|Day 0 – 1.5 hours after opening
On Day 0, upon surgical opening of the abscess, it was drained of liquefied black blood and necrosis. The abscess was 2 cm deep and the inside of the abscess would consist of soft, non-viable tissue. No type of surgical debridement was performed as the extent of the necrosis induced by the toxins clearly still in the tissue was impossible to determine and would likely have caused extensive bleeding. Indications were, that the toxin-affected area was extensive based on the large inflamed peri-wound area and the rapid enlargement of the abscess but a defined border between viable and non-viable tissue was unclear. The wound was cleaned with isopropyl-alcohol (70%), then tap-water and Amicapsil was applied. As the day progressed, the entire inside of the now opened abscess was rapidly blackening and necrotizing. Late in the day, the wound was filled with liquefied black discharge. It was washed with water and Amicapsil applied.
On Day 1, the patient’s overall state was much improved, the fever had resolved and the peri-wound redness had already reduced. This was taken as an indication that the ongoing expansion of the abscess had ceased.
On Day 1 and 2, due to the reluctance to perform surgical debridement, it was decided to perform very light chemical debridement, i.e. by the use of hydrogen peroxide (3%), applied 2 times 10 seconds followed by thorough washing with tap water. This would be followed by Amicapsil application and covered with a 4-ply lint-free swab (gauze pad).
On the following 2 days (Days 3 and 4) the wound would be washed and Amicapsil applied twice daily. After this, washing and Amicapsil application would be performed once daily.
Over this 5 day period (Days 0 to 5), the distinction between viable and non-viable tissue would gradually become clear. The necrotic tissue would turn black and be removed via autolytic debridement and the peri-wound inflammation would reduce considerably.
On day 6, the wound bed and sides were debrided sufficiently to show fully viable tissue and the wound could be sized up to a 2.5 cm deep area with an opening of 3 x 4 cm.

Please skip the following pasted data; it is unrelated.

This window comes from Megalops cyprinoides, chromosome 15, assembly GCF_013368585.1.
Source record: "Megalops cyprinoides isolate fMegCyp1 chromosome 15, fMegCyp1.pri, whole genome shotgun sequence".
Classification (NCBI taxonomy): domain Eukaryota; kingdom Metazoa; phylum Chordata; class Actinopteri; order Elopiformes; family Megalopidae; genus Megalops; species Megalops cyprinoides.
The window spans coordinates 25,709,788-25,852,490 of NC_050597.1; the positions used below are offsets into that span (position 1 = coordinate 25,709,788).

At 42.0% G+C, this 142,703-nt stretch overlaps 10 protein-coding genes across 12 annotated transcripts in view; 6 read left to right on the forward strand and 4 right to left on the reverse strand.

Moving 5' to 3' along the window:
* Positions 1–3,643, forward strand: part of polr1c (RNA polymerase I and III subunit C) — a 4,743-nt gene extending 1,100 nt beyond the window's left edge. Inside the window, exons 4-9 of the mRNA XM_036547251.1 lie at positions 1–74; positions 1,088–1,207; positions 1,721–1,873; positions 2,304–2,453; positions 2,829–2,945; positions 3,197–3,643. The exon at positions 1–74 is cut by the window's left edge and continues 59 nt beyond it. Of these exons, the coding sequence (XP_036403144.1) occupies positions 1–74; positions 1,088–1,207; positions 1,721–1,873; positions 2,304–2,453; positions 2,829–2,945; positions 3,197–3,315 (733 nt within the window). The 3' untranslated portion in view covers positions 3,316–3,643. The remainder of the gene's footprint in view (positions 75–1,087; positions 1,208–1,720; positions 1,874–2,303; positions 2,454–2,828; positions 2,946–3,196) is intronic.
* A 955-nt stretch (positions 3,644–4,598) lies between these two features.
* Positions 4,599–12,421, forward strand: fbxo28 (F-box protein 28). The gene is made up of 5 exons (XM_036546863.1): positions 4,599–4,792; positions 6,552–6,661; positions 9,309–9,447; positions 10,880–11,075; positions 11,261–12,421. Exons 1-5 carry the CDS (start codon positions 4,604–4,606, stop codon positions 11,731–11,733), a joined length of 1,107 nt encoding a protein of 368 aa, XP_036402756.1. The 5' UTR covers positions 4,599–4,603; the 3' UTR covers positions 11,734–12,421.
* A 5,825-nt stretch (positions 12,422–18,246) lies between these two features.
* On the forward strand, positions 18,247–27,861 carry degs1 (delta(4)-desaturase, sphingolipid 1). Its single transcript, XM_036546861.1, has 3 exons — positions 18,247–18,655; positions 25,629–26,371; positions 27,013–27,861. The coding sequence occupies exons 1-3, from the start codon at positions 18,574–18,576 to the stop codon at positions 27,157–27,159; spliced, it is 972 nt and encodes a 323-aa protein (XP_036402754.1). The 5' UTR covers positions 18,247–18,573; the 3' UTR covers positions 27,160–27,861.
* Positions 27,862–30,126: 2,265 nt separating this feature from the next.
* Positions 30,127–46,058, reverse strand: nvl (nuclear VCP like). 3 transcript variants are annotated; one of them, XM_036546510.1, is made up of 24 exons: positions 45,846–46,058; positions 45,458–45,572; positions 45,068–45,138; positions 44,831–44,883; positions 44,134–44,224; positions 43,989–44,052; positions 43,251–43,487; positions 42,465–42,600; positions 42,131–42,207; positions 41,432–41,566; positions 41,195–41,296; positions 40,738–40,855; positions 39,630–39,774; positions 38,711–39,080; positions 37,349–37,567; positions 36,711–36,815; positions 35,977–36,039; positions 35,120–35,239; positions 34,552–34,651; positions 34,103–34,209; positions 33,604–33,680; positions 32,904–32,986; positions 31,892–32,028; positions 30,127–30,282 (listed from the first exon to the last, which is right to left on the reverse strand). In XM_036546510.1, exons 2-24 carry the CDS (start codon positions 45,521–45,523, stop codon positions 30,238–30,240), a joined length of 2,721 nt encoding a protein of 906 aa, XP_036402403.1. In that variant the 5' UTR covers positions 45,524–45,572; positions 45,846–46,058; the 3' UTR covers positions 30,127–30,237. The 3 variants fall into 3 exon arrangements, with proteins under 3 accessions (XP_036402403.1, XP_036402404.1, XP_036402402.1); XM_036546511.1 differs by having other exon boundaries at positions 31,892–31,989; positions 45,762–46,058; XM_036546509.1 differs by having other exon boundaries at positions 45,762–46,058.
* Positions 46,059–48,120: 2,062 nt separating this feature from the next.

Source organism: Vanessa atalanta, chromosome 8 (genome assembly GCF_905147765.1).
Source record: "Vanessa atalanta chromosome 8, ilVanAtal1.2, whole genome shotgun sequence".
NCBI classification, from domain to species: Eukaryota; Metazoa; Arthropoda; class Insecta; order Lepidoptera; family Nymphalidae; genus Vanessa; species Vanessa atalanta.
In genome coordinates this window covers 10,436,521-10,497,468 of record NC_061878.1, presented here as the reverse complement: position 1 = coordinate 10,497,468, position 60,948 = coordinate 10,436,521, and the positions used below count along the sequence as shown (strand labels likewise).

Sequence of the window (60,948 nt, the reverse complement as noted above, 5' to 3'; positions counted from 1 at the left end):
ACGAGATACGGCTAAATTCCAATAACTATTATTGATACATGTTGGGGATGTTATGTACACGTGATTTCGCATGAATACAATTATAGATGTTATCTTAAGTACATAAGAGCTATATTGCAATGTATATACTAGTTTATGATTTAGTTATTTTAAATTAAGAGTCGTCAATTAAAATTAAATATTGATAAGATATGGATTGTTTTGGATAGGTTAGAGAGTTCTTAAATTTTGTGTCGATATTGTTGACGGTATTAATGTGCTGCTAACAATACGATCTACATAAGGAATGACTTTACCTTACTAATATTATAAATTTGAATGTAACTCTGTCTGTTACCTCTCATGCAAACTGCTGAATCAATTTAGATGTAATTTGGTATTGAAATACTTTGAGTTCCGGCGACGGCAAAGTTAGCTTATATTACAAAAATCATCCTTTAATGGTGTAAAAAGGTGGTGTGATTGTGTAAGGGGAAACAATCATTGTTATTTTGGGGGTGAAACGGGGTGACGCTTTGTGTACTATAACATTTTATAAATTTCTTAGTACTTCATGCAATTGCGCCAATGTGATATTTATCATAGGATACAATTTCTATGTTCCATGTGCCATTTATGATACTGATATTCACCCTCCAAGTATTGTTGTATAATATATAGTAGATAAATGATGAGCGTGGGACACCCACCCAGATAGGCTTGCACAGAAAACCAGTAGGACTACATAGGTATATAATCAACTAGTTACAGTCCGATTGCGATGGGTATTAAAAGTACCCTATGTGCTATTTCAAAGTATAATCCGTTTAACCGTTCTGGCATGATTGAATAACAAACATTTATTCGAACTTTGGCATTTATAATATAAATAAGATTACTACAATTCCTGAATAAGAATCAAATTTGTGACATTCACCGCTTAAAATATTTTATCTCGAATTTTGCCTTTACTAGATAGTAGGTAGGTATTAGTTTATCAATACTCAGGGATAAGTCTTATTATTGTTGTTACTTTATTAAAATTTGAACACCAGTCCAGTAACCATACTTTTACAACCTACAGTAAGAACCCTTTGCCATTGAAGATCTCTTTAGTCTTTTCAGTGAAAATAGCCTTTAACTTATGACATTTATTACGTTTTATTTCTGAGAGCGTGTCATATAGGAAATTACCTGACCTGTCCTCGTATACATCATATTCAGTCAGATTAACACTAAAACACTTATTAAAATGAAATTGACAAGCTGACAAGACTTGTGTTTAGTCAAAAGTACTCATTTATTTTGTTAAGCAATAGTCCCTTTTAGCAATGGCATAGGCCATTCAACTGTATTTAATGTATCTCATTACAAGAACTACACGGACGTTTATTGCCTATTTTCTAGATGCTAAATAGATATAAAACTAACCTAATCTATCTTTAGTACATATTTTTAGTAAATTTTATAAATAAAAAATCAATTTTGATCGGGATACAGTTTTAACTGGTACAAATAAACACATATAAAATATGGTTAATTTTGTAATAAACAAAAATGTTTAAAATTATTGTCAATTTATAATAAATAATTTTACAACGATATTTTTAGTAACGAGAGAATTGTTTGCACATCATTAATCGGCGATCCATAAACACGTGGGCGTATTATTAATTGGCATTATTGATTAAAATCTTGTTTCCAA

From Day 1 to25 necrotic slough and waste would every day be present on the secondary dressing (4-ply gauze pad) and be lifted out of the wound with the removal of this. This was taken as an indication that the toxins were still present in the deep tissue and that the potential damage was being kept at bay by the immune system supported by Amicapsil. This assumption was supported by the ability to reduce the peri-wound inflammation while the sides of the wound remained stiff and elevated.
On Day 25, the wound had granulated up fully to level with the wound edges which were no longer elevated and stiff. Furthermore, the inflamed peri-wound area had reduced considerably and together these signs were taken as an indication of the influence of the toxins on the entire area having reduced sufficiently for the healing to progress unaided.
From Day 26-29, washing and Amicapsil application would still be performed to prevent any potential set-back.
Day 30-32 the wound was dressed with a silicone open mesh contact layer dressing. However, this seemed to impede healing and on Day 33 the wound was left uncovered for a few hours. This would dry out the area and facilitate a light natural scab to cover the wound. After a few hours, the wound was left uncovered under the trousers to heal. It was inspected every 1.5 weeks and at no point in time did it need any attention. On Day 60 the wound was closed.
Patient was seen 2 years later for reasons not associated with the wound. The soft tissue had continued to build up beneath the skin all this time and the scar was now leveling with the surface of the surrounding thigh. Also, the scar had continued to reduce in surface area.
The patient had experienced no wound infections or other complications and there had been no soreness of the area since closure. The area had been slightly itchy for the first 6 months after closure on days with very hot and humid weather.